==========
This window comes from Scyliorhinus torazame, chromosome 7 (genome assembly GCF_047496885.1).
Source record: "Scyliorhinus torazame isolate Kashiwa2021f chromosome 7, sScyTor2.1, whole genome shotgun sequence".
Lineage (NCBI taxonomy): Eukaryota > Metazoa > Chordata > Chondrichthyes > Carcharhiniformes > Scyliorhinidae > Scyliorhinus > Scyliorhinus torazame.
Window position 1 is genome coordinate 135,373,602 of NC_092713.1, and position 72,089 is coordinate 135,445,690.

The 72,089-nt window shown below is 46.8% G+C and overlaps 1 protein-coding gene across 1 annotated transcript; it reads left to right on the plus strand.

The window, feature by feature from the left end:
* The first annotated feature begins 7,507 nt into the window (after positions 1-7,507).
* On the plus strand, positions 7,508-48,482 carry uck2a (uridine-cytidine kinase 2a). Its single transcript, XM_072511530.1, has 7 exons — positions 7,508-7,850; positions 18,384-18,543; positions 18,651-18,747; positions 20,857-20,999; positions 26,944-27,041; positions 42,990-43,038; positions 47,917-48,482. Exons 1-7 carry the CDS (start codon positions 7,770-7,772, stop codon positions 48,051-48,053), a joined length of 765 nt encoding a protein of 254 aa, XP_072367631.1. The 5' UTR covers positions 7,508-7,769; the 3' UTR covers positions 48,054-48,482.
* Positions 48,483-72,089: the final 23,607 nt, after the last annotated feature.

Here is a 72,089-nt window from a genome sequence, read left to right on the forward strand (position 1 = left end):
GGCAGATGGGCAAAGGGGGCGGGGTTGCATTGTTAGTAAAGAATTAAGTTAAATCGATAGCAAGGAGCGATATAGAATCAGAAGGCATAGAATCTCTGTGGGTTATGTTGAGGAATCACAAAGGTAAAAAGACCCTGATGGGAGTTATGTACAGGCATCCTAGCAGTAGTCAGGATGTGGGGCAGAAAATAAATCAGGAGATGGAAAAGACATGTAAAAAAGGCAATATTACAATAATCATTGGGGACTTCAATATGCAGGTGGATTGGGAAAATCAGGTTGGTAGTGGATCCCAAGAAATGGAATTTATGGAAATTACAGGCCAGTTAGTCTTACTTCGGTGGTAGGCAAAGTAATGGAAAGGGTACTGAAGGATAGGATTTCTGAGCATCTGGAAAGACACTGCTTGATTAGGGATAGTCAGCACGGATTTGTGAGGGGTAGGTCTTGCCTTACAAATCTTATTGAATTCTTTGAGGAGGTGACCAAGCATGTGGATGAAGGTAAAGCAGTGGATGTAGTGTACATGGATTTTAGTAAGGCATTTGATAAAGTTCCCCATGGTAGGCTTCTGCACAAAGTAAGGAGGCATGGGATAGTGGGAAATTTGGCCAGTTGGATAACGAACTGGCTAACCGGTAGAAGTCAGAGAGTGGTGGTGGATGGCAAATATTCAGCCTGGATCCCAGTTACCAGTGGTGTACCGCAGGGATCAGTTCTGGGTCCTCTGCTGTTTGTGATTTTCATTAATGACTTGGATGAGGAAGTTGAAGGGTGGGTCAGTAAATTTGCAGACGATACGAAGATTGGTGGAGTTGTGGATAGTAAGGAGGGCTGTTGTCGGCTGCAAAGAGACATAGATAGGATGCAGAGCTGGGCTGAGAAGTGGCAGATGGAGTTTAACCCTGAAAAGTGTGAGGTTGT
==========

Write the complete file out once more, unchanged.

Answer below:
This window comes from Scyliorhinus torazame, chromosome 7 (genome assembly GCF_047496885.1).
Source record: "Scyliorhinus torazame isolate Kashiwa2021f chromosome 7, sScyTor2.1, whole genome shotgun sequence".
Lineage (NCBI taxonomy): Eukaryota > Metazoa > Chordata > Chondrichthyes > Carcharhiniformes > Scyliorhinidae > Scyliorhinus > Scyliorhinus torazame.
Window position 1 is genome coordinate 135,373,602 of NC_092713.1, and position 72,089 is coordinate 135,445,690.

The 72,089-nt window shown below is 46.8% G+C and overlaps 1 protein-coding gene across 1 annotated transcript; it reads left to right on the plus strand.

The window, feature by feature from the left end:
* The first annotated feature begins 7,507 nt into the window (after positions 1-7,507).
* On the plus strand, positions 7,508-48,482 carry uck2a (uridine-cytidine kinase 2a). Its single transcript, XM_072511530.1, has 7 exons — positions 7,508-7,850; positions 18,384-18,543; positions 18,651-18,747; positions 20,857-20,999; positions 26,944-27,041; positions 42,990-43,038; positions 47,917-48,482. Exons 1-7 carry the CDS (start codon positions 7,770-7,772, stop codon positions 48,051-48,053), a joined length of 765 nt encoding a protein of 254 aa, XP_072367631.1. The 5' UTR covers positions 7,508-7,769; the 3' UTR covers positions 48,054-48,482.
* Positions 48,483-72,089: the final 23,607 nt, after the last annotated feature.

Here is a 72,089-nt window from a genome sequence, read left to right on the forward strand (position 1 = left end):
GGCAGATGGGCAAAGGGGGCGGGGTTGCATTGTTAGTAAAGAATTAAGTTAAATCGATAGCAAGGAGCGATATAGAATCAGAAGGCATAGAATCTCTGTGGGTTATGTTGAGGAATCACAAAGGTAAAAAGACCCTGATGGGAGTTATGTACAGGCATCCTAGCAGTAGTCAGGATGTGGGGCAGAAAATAAATCAGGAGATGGAAAAGACATGTAAAAAAGGCAATATTACAATAATCATTGGGGACTTCAATATGCAGGTGGATTGGGAAAATCAGGTTGGTAGTGGATCCCAAGAAATGGAATTTATGGAAATTACAGGCCAGTTAGTCTTACTTCGGTGGTAGGCAAAGTAATGGAAAGGGTACTGAAGGATAGGATTTCTGAGCATCTGGAAAGACACTGCTTGATTAGGGATAGTCAGCACGGATTTGTGAGGGGTAGGTCTTGCCTTACAAATCTTATTGAATTCTTTGAGGAGGTGACCAAGCATGTGGATGAAGGTAAAGCAGTGGATGTAGTGTACATGGATTTTAGTAAGGCATTTGATAAAGTTCCCCATGGTAGGCTTCTGCACAAAGTAAGGAGGCATGGGATAGTGGGAAATTTGGCCAGTTGGATAACGAACTGGCTAACCGGTAGAAGTCAGAGAGTGGTGGTGGATGGCAAATATTCAGCCTGGATCCCAGTTACCAGTGGTGTACCGCAGGGATCAGTTCTGGGTCCTCTGCTGTTTGTGATTTTCATTAATGACTTGGATGAGGAAGTTGAAGGGTGGGTCAGTAAATTTGCAGACGATACGAAGATTGGTGGAGTTGTGGATAGTAAGGAGGGCTGTTGTCGGCTGCAAAGAGACATAGATAGGATGCAGAGCTGGGCTGAGAAGTGGCAGATGGAGTTTAACCCTGAAAAGTGTGAGGTTGT